At its peak, according to Ellwood’s book, more than 300 townsfolk were initiated – something like a quarter of the town’s population – and the ranks of the occult came to embrace some of the most influential and wealthy members of the Havelock North community.
It should be noted that Felkin and Reginald Gardiner remained dedicated members of their Anglican faith. They were regular church-goers, but pursued the occult as an esoteric extension of their Christianity – though, perhaps understandably, they were careful to hide their activities from people outside the temple.
Felkin died in 1926, but it would be another 50 years before the Dawn faded from New Zealand. In 1978, a letter to remaining members informed them that, due to diminishing power and falling numbers, the order had closed.
It seems remarkable this country so recently had its own little Hogwarts – a place where initiates learned spells, wore robes and ascended the hierarchy of magical ability. Perhaps even more surprising is the fact that offshoots of the Golden Dawn are still practising in temples here today.
Part two: Chamber of Secrets
Squatting on Union St, where the Northwestern and Southern motorways converge on the city, the Temple of Higher Thought has intrigued Auckland motorists for decades.
Waiting for the lights to change, you’d get a few moments to ponder what lay behind the strange façade before accelerating away – but now the temple has been laid bare. With the historic Heritage B-listed building offered for sale (just $955,000, if you’ve got some spare cash), the idly curious can take a virtual tour via the Barfoot & Thompson website of one of the most unusual places of worship in the country.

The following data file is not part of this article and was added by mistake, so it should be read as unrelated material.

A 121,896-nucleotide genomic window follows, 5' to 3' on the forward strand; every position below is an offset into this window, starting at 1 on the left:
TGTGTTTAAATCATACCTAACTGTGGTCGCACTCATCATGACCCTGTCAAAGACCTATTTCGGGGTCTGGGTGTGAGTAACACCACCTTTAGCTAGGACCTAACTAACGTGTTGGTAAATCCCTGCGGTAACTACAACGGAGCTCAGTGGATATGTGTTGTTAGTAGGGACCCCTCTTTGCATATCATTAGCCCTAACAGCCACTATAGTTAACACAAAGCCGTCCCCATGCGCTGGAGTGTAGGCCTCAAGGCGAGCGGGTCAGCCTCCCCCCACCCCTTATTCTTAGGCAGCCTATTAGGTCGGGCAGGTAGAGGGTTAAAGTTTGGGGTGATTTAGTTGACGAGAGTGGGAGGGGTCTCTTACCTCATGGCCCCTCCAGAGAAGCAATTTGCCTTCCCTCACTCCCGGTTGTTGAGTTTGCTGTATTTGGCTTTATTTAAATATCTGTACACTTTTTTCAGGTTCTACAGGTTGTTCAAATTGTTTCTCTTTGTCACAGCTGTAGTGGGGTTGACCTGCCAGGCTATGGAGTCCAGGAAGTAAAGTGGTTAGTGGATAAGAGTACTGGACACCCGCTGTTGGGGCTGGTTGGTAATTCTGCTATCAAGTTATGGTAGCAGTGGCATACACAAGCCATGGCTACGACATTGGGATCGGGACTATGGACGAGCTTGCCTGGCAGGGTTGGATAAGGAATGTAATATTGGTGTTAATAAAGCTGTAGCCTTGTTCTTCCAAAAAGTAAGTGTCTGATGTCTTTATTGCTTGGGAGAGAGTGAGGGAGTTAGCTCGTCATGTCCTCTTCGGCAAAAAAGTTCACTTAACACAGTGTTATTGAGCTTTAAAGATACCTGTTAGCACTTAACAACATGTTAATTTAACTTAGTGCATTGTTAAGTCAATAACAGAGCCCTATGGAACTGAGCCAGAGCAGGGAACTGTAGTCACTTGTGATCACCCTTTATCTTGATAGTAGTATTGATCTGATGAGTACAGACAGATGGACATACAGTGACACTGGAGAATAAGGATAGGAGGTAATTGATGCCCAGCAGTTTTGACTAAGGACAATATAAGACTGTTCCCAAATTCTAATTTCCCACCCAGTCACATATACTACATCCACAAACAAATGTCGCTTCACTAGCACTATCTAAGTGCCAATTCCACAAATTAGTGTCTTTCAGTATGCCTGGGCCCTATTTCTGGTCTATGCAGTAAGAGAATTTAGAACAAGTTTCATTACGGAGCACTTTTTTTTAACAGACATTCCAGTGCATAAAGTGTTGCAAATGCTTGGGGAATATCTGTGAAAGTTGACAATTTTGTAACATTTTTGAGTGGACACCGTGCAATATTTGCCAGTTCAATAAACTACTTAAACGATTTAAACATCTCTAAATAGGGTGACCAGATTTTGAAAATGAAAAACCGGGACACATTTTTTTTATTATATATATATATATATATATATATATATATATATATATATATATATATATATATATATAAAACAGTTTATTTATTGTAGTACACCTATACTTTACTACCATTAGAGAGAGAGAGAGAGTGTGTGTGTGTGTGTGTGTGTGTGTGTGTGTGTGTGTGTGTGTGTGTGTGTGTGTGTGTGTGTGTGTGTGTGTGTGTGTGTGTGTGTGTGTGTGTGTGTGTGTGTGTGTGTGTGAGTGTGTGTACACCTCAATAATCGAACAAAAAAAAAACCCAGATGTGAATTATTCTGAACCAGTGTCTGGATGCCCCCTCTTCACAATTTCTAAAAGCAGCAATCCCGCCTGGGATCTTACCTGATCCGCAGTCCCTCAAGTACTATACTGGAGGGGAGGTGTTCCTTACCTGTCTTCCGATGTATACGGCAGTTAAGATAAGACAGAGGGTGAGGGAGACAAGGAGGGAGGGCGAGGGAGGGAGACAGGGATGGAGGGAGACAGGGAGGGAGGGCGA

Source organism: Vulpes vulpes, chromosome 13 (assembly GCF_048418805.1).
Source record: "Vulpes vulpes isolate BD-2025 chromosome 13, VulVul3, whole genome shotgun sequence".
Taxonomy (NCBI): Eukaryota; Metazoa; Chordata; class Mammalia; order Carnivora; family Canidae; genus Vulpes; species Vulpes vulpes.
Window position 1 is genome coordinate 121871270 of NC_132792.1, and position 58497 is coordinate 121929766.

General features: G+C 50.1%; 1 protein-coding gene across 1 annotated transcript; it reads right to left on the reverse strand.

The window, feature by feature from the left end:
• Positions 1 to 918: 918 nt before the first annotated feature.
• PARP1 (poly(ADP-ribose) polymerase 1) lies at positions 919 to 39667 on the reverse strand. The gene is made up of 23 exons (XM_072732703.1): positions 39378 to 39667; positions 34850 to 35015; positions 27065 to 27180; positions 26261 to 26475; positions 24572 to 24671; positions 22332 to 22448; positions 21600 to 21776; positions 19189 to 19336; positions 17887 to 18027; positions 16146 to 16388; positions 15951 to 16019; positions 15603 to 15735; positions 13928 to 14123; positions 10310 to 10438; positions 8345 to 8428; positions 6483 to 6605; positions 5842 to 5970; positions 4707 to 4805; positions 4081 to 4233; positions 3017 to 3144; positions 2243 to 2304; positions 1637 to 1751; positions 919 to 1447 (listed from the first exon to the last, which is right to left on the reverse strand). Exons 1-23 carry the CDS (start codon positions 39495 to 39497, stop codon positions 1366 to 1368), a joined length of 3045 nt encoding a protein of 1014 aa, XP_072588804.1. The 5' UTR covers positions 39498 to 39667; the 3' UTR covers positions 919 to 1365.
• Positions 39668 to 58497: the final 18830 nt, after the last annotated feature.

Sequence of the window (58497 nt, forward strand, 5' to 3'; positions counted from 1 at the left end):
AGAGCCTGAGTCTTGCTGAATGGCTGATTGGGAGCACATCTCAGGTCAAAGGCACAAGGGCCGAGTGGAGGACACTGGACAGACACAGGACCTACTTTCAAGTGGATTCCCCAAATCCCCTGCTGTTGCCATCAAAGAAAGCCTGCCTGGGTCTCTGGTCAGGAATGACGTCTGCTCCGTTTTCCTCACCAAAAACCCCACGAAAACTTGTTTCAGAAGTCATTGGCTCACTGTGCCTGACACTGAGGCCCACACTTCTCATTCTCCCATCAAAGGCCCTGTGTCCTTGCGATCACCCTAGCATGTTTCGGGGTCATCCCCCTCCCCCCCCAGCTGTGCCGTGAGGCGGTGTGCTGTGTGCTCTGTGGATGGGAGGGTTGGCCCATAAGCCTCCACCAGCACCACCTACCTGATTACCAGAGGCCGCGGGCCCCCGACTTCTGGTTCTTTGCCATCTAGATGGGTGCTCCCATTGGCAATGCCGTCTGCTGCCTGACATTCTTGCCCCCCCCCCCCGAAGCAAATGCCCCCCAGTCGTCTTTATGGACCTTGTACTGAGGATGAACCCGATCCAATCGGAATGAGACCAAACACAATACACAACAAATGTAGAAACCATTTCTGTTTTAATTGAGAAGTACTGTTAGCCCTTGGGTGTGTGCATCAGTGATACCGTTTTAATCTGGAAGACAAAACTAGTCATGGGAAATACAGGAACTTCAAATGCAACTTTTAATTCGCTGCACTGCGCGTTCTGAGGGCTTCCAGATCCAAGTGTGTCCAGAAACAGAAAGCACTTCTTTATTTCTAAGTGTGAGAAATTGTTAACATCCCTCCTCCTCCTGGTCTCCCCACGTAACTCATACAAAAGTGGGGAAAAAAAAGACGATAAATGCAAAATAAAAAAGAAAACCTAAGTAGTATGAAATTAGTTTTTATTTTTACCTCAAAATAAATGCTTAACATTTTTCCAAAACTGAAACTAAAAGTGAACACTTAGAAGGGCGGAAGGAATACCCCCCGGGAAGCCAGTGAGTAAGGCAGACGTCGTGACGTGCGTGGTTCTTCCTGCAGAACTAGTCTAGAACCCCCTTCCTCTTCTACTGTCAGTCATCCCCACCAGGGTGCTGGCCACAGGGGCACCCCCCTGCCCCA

Until now, passing through the locked front doors took a little more effort. For me, it took five years of driving by before curiosity got the better of me. On a whim one afternoon, I pulled over and walked back to look at the funny blue and yellow sign on the door.
Reading that the temple belonged to the “Builders of the Adytum”, who offered “qabbalistic healing services”, left me none the wiser. It wasn’t until I was home in front of the internet that I learned BotA is a direct descendant of the original Golden Dawn, the same occult group that was busy drawing pentagrams in Havelock North (although BotA is a descendant, perhaps, in the same way a child who divorces their parents remains related to them). It warranted a phone call, at least.
To my surprise, my message was returned: they were happy to meet, and would I come to the temple? So, a week later, I walked past the mouth of the motorway and waited at the padlocked doors to meet my contact.
I’m snooping down the side of the building (sizing up the place for hidden rooms) when Michael Sutcliffe arrives. He seems an unlikely occultist. Instead, he looks every bit the taxi driver he tells me he was for 30 years. He’s wearing a brown leather jacket, has a tiny diamond stud in his left ear and says that before he drove taxis he trained as a dressmaker. His colleague, Brett, who’s also coming to meet us, has been delayed by traffic so Sutcliffe unlocks the front gates and ushers me into a space that seems part school hall, part church, part setting for a Dan Brown novel.